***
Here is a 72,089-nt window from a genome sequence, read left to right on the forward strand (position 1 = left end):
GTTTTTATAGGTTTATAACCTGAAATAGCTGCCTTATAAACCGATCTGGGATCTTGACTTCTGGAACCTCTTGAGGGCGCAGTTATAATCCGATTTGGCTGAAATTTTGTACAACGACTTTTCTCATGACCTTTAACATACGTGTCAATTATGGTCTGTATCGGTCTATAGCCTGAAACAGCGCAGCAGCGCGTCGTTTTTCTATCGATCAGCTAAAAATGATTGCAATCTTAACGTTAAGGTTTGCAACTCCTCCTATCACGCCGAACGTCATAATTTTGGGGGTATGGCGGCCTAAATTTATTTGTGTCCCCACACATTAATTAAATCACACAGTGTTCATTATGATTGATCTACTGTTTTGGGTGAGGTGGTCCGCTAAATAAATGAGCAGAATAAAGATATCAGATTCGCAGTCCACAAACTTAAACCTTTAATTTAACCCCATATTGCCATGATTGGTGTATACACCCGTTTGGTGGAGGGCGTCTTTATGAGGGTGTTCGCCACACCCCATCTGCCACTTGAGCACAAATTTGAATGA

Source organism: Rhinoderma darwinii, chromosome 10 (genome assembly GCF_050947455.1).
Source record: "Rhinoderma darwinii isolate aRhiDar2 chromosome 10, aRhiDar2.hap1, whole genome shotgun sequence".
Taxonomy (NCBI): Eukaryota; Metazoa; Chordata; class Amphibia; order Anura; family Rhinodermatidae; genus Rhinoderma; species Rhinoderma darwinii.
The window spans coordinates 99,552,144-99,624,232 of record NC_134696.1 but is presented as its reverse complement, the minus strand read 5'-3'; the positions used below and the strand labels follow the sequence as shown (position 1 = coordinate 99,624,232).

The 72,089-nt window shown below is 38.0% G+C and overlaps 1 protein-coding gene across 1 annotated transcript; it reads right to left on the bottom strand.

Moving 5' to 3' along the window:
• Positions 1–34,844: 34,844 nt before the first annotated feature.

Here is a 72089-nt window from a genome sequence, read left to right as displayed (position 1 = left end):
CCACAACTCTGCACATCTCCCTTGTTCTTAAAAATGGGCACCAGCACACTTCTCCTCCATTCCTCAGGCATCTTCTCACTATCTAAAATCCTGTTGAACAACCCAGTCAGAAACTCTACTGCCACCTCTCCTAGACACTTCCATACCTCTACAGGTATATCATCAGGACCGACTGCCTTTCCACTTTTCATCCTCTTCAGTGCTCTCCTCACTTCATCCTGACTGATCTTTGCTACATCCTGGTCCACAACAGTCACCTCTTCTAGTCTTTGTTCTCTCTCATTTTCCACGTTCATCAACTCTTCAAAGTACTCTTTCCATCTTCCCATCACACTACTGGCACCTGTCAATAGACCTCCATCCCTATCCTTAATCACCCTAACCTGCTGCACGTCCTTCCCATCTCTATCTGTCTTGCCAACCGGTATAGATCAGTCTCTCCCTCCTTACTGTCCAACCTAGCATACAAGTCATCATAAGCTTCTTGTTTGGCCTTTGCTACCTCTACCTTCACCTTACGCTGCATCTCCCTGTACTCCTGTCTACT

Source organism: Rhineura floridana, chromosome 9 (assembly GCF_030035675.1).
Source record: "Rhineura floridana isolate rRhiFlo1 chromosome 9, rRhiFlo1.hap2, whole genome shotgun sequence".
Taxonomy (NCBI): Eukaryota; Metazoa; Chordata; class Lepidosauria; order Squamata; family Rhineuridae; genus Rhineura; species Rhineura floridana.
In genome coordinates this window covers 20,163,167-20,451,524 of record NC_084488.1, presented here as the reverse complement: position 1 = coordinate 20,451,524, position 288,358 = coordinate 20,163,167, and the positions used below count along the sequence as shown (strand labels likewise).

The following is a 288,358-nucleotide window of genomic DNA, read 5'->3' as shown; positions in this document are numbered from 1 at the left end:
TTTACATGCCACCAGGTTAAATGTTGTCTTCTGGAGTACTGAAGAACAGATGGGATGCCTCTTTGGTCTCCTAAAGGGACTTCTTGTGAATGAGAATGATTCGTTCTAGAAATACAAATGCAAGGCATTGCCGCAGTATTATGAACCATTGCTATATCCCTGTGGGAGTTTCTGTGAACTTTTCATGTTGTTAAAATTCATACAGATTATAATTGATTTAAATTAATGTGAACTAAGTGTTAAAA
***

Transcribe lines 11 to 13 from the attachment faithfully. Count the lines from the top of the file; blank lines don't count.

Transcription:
CCACAACTCTGCACATCTCCCTTGTTCTTAAAAATGGGCACCAGCACACTTCTCCTCCATTCCTCAGGCATCTTCTCACTATCTAAAATCCTGTTGAACAACCCAGTCAGAAACTCTACTGCCACCTCTCCTAGACACTTCCATACCTCTACAGGTATATCATCAGGACCGACTGCCTTTCCACTTTTCATCCTCTTCAGTGCTCTCCTCACTTCATCCTGACTGATCTTTGCTACATCCTGGTCCACAACAGTCACCTCTTCTAGTCTTTGTTCTCTCTCATTTTCCACGTTCATCAACTCTTCAAAGTACTCTTTCCATCTTCCCATCACACTACTGGCACCTGTCAATAGACCTCCATCCCTATCCTTAATCACCCTAACCTGCTGCACGTCCTTCCCATCTCTATCTGTCTTGCCAACCGGTATAGATCAGTCTCTCCCTCCTTACTGTCCAACCTAGCATACAAGTCATCATAAGCTTCTTGTTTGGCCTTTGCTACCTCTACCTTCACCTTACGCTGCATCTCCCTGTACTCCTGTCTACT

Source organism: Rhineura floridana, chromosome 9 (assembly GCF_030035675.1).
Source record: "Rhineura floridana isolate rRhiFlo1 chromosome 9, rRhiFlo1.hap2, whole genome shotgun sequence".